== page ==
The Supreme Court has held that "Congress did not intend the antitrust laws to provide a remedy in damages for all injuries that might conceivably be traced to an antitrust violation." Hawaii v. Standard Oil Co., 263 n.14 (1972). The language of sec. 4 has been construed to limit the parties who may bring an antitrust action to (1) those who have suffered the type of injury that the antitrust laws were intended to prevent and (2) those whose injuries are a result of defendant's unlawful conduct. Brunswick Corp. v. Pueblo BowlO-Mat, Inc., 489 (1977). The Court, focusing on Congress' intent to have antitrust laws construed in light of the common law, also has read sec. 4 to contain a proximate cause element, denying standing to plaintiffs whose injuries are indirect or secondary. Associated Gen. Contractors, Inc. v. California State Council of Carpenters, 540-46 (1983). The Court has identified several factors to be considered in determining whether a plaintiff is the proper party to bring a private action under the antitrust laws: (1) the causal connection between the antitrust violation and the plaintiff's injury; (2) the nature of the plaintiff's injury and the relationship between the plaintiff's injury and the type of activity sought to be redressed under the antitrust laws; and (3) the speculative nature of the plaintiff's claim for damages and the potential for duplicative recovery or complex apportionment of damages. Associated Gen. Contractors, 459 U.S. at 537-46; see also Nelson v. Monroe Regional Medical Ctr., 1562 (7th Cir.), cert. dismissed, 502 U.S. 903 (1991).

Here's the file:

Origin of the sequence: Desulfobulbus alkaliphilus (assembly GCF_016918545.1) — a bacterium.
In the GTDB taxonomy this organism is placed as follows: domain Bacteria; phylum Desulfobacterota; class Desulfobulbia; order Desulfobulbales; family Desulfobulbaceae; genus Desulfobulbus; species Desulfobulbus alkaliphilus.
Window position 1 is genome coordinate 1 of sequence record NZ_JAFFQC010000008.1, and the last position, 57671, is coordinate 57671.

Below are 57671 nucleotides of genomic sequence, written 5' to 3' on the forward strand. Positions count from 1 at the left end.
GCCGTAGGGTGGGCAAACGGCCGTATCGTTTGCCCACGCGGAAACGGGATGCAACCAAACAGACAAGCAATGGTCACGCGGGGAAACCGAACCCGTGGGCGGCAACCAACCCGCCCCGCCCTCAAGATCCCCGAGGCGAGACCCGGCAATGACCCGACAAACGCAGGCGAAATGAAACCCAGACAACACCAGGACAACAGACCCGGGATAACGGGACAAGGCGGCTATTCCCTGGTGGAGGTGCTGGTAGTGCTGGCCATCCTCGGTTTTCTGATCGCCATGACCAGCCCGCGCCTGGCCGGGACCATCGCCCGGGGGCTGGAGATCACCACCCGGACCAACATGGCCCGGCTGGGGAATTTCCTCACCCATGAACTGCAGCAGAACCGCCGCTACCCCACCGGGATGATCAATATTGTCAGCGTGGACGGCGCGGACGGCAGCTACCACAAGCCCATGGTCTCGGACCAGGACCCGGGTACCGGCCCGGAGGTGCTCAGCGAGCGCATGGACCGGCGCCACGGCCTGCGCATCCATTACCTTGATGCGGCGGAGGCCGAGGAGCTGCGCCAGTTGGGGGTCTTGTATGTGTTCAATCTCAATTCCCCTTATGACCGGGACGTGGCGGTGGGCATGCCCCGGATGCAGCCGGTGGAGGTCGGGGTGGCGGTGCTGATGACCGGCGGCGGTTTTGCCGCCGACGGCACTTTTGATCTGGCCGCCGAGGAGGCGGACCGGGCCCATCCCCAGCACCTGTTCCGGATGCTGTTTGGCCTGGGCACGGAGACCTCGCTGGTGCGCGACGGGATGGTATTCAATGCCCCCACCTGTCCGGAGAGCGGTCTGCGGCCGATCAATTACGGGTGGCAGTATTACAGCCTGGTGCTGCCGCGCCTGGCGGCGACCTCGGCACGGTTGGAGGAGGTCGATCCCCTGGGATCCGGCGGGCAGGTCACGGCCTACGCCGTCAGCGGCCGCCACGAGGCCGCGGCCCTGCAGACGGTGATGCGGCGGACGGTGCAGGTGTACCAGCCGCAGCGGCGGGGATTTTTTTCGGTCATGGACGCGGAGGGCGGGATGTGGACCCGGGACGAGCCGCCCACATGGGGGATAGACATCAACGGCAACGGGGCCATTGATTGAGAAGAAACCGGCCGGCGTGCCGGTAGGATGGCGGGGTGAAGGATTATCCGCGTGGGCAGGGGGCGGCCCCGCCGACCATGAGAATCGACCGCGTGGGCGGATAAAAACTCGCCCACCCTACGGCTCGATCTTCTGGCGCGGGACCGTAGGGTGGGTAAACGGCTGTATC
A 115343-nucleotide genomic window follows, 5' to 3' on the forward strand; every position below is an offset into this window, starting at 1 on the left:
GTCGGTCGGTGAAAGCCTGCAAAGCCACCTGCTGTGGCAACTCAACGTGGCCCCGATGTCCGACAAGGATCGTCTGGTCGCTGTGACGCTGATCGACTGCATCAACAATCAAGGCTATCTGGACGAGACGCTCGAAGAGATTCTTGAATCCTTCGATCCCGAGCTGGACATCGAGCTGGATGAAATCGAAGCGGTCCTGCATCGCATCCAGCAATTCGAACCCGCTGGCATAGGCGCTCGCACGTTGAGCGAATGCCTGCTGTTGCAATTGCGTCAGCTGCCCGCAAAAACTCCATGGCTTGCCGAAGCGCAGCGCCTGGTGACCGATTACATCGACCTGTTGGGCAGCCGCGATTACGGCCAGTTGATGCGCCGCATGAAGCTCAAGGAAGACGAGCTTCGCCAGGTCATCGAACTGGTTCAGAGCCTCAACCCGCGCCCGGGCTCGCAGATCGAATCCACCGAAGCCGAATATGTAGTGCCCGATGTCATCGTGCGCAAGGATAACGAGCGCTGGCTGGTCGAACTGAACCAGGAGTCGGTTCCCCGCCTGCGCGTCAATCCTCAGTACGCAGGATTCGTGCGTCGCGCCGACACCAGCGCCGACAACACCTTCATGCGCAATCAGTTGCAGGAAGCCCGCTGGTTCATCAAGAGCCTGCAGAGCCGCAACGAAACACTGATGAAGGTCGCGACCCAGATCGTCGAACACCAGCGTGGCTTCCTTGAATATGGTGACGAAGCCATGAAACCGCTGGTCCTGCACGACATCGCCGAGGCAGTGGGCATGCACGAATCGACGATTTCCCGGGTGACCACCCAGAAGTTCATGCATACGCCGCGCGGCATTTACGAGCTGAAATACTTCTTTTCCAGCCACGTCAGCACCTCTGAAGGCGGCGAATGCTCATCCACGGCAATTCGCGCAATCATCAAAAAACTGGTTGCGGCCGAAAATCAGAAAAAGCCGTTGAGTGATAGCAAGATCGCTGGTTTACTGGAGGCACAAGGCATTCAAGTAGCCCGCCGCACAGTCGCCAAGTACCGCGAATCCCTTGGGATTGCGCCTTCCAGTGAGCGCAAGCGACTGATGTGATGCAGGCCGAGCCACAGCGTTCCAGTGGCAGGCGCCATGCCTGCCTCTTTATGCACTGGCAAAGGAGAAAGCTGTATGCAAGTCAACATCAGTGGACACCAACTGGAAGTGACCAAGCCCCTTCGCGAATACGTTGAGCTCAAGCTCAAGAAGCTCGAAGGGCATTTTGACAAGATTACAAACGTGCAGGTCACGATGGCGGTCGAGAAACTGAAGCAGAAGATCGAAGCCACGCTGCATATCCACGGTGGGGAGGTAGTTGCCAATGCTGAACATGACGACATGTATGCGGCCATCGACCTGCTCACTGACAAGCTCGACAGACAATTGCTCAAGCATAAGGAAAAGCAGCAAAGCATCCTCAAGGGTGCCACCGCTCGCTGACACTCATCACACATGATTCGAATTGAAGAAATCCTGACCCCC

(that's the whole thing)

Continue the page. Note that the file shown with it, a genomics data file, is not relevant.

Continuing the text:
C. The District Court Proceedings